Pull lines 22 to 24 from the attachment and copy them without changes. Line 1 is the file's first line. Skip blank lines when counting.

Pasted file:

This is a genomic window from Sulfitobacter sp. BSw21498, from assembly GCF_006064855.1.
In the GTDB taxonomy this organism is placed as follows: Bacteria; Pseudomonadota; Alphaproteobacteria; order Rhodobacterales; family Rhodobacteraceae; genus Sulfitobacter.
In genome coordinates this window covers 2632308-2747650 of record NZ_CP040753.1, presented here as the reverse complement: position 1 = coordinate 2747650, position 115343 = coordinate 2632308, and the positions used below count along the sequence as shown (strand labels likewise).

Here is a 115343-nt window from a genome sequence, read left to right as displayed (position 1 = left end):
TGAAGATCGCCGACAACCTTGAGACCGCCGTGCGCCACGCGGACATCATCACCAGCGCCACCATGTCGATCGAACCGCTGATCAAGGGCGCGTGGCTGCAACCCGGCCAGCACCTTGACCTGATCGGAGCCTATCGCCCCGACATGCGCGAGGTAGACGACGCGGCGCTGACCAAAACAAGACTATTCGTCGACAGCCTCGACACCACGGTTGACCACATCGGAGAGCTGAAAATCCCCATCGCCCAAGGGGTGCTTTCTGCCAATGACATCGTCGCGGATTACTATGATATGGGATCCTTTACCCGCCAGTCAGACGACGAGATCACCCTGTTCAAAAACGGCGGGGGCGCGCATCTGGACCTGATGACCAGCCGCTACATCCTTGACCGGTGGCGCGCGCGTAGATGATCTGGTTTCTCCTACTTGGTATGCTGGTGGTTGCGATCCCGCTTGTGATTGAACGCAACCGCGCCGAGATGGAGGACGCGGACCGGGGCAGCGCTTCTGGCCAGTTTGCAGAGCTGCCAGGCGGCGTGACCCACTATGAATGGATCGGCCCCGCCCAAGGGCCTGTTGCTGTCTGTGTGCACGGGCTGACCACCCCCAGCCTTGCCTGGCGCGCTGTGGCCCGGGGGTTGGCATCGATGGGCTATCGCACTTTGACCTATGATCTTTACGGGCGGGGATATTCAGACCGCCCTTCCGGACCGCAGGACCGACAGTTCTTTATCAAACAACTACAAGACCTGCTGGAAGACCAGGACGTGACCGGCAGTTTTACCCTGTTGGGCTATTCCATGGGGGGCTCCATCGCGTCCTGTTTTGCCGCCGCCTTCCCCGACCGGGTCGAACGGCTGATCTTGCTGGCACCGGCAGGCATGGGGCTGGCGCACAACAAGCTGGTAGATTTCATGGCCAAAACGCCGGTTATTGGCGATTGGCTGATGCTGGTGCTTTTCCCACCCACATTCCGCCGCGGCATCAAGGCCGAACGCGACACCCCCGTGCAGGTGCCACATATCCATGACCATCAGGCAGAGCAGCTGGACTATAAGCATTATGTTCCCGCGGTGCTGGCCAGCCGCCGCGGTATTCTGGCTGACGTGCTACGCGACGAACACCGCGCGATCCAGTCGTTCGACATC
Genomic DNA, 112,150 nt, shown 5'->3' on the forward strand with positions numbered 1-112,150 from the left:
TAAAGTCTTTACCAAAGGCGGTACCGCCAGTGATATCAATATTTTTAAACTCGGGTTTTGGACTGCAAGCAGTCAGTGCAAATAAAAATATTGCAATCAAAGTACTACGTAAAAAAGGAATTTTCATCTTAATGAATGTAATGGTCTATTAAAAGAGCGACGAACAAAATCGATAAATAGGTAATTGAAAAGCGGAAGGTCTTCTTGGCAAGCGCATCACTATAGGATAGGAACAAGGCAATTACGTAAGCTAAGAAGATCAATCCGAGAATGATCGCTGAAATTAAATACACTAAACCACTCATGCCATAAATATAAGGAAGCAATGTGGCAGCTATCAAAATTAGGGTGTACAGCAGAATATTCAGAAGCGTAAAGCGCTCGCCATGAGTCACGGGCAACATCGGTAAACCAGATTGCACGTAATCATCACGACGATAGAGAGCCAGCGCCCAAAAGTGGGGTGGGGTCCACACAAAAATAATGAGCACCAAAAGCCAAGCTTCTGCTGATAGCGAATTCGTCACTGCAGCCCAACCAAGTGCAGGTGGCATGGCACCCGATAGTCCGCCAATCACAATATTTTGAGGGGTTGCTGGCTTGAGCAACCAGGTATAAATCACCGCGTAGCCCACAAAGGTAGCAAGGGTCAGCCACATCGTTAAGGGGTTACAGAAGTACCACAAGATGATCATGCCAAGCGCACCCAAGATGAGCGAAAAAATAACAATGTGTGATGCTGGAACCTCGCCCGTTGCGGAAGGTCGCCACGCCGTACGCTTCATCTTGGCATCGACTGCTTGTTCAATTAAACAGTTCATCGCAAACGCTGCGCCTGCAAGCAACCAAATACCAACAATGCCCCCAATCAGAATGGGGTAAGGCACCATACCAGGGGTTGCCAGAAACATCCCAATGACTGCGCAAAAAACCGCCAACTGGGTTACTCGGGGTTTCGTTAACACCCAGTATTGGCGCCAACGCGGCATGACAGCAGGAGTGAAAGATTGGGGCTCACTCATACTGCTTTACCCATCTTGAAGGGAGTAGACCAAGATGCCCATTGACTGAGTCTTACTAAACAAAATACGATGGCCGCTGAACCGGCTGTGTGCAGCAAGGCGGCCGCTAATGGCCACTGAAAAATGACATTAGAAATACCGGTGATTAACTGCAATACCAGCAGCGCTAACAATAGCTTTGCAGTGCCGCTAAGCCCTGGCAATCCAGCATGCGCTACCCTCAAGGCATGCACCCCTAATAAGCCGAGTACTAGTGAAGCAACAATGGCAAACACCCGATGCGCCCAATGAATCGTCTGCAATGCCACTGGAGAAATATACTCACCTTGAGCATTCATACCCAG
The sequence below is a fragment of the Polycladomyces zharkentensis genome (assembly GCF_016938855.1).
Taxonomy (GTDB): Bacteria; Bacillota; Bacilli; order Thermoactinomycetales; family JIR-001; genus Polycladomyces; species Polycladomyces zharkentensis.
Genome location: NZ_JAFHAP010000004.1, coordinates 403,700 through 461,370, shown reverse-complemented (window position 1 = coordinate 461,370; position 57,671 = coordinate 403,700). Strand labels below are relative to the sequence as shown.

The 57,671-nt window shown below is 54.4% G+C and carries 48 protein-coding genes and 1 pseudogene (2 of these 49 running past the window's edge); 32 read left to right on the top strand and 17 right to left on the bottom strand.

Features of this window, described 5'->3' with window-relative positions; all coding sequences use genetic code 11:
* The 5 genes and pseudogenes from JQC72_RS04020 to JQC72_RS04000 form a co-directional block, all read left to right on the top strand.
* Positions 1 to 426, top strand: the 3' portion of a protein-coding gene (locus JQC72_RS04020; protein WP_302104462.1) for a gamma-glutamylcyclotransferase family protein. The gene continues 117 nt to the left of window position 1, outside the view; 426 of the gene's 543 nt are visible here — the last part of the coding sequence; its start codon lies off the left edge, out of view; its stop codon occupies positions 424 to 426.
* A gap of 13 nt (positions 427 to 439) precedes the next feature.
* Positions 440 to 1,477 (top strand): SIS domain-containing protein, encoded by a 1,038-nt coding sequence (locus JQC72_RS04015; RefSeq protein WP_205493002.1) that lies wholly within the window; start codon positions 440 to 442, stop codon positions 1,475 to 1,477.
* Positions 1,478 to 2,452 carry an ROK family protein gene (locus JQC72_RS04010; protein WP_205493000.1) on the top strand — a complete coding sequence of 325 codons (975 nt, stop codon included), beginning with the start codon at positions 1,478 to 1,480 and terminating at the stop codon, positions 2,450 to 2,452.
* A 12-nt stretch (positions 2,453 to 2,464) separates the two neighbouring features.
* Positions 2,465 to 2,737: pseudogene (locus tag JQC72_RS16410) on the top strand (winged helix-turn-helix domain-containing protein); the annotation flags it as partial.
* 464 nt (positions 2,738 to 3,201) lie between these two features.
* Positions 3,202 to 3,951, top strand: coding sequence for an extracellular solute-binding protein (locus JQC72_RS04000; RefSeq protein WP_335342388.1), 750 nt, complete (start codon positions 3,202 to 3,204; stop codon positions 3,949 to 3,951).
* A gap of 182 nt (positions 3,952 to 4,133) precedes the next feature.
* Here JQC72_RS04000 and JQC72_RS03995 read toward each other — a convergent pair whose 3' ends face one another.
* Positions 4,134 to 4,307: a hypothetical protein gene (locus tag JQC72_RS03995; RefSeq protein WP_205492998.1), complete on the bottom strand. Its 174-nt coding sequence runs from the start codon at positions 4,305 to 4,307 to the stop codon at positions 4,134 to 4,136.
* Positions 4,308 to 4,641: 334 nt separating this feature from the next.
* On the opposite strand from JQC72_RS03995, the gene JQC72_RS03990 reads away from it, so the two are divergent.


* A gap of 182 nt (positions 3,952 to 4,133) precedes the next feature.
* Here JQC72_RS04000 and JQC72_RS03995 read toward each other — a convergent pair whose 3' ends face one another.
* Positions 4,134 to 4,307: a hypothetical protein gene (locus tag JQC72_RS03995; RefSeq protein WP_205492998.1), complete on the bottom strand. Its 174-nt coding sequence runs from the start codon at positions 4,305 to 4,307 to the stop codon at positions 4,134 to 4,136.